Kenya Suzuki
Senior Research Engineer, Supervisor, Optoelectronics Integration Research Group, Photonics-Electronics Convergence Laboratory, NTT Device Technology Laboratories.
He received a B.E. and M.E. in electrical engineering and a Dr. Eng. in electronic engineering from the University of Tokyo in 1995, 1997, and 2000. He joined NTT in 2000. From September 2004 to September 2005, he was a visiting scientist at the Research Laboratory of Electronics (RLE) at the Massachusetts Institute of Technology. From 2008 to 2010, he was with NTT Electronics Corporation, where he worked on the development and commercialization of silica-based waveguide devices. He has also been a guest chair professor at the Tokyo Institute of Technology since 2014. His research interests include optical circuit design and optical signal processing. He received the Young Engineer Award from IEICE in 2003. He is a member of IEICE, the Institute of Electrical and Electronics Engineers, and The Physical Society of Japan.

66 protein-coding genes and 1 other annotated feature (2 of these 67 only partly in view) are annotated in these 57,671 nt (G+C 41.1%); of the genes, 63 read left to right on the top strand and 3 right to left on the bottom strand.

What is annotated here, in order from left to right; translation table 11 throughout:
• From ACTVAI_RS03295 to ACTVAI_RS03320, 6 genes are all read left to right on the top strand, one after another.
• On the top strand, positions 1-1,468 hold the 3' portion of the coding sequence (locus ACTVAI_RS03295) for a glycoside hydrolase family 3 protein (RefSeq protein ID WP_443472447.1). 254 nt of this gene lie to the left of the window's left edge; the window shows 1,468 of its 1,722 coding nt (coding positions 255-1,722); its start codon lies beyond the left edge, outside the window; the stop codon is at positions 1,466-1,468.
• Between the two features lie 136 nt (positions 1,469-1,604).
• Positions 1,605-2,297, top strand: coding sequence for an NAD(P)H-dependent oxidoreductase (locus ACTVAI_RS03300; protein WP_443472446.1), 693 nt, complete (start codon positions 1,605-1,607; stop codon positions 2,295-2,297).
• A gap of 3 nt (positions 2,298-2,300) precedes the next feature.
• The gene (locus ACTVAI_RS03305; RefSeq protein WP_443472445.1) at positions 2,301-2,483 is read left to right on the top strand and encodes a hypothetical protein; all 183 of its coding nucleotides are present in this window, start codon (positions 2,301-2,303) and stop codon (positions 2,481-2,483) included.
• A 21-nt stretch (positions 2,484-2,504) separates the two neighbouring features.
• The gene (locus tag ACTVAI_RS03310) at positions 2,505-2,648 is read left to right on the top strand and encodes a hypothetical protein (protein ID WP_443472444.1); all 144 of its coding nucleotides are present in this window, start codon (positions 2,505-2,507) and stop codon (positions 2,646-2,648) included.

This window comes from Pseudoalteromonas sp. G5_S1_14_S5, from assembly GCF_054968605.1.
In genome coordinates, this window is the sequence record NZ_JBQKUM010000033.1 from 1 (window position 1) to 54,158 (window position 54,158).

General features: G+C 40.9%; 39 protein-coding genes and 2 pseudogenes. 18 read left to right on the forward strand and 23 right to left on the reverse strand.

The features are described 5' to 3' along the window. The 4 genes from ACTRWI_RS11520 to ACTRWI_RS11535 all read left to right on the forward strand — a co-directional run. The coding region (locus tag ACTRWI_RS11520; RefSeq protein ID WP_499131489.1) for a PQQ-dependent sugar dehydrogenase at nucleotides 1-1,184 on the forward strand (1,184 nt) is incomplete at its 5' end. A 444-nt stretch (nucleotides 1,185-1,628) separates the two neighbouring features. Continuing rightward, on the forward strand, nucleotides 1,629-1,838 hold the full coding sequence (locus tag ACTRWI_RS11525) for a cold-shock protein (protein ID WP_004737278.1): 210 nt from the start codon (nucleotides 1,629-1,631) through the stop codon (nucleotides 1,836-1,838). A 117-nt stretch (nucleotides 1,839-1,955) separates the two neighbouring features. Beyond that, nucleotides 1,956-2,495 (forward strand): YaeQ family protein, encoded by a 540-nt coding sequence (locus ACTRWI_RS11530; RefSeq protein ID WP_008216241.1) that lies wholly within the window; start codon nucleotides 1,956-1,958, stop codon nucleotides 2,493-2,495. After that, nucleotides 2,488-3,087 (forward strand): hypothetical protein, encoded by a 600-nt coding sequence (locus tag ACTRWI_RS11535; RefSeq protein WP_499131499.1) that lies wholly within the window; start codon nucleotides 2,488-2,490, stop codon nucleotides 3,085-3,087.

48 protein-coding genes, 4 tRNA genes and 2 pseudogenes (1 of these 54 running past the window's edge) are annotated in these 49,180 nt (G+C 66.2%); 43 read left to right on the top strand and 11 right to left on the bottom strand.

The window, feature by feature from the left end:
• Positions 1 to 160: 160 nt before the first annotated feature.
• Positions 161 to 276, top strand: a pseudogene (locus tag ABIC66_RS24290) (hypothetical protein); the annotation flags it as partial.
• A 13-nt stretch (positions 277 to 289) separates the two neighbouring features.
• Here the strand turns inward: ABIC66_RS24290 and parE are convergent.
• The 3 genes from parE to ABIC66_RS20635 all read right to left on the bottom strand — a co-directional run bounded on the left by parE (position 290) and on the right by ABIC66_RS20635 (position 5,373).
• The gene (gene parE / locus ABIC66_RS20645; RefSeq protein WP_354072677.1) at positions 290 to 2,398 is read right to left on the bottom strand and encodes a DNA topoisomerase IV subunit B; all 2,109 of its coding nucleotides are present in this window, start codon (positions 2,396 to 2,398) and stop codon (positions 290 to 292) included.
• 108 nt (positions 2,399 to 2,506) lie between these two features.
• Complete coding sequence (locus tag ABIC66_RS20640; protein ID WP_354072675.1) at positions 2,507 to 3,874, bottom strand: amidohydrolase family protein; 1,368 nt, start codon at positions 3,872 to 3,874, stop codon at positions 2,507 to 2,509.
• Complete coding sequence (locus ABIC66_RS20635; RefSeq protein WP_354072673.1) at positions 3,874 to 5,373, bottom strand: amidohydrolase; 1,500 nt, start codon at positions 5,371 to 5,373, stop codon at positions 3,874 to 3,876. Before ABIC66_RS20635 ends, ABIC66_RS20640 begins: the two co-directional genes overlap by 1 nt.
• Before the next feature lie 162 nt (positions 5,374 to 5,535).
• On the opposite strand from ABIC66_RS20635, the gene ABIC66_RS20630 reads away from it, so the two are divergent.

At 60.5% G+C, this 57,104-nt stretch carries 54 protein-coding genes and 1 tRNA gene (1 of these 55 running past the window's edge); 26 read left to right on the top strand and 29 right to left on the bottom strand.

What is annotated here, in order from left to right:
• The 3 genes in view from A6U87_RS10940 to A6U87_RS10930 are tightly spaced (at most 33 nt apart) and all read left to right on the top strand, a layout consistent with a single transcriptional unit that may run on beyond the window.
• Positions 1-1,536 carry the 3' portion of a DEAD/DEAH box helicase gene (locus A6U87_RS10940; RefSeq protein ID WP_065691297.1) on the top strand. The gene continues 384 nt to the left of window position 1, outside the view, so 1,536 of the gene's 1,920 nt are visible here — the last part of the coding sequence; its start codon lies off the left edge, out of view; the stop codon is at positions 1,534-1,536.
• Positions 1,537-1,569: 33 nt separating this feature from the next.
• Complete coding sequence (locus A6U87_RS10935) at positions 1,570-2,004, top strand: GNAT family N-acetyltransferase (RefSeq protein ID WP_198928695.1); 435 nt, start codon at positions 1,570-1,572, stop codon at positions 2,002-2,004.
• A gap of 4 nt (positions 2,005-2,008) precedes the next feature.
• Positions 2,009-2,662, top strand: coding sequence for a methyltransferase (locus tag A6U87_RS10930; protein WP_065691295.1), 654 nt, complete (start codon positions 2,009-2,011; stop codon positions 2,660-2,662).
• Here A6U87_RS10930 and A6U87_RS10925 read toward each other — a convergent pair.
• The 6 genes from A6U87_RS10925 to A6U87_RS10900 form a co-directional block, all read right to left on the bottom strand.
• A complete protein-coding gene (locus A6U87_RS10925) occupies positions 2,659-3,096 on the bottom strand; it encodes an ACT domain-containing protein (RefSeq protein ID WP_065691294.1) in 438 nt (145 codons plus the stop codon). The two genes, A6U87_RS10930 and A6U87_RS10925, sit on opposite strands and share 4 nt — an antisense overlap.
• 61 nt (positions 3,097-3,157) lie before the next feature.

Joji Yamaguchi
Senior Research Engineer, Supervisor, NTT Device Innovation Center.
He received a B.E., M.E., and Ph.D. in mechanical engineering from the Tokyo Institute of Technology in 1988, 1990, and 1993. In 1993, he joined NTT Interdisciplinary Research Laboratories, where he engaged in research on optical cross-connect systems. During 2000–2001, he studied microelectromechanical system control technology as a visiting researcher at the University of California, Berkeley, CA, USA. He is a member of the Japan Society of Mechanical Engineers and The Japan Society for Precision Engineering.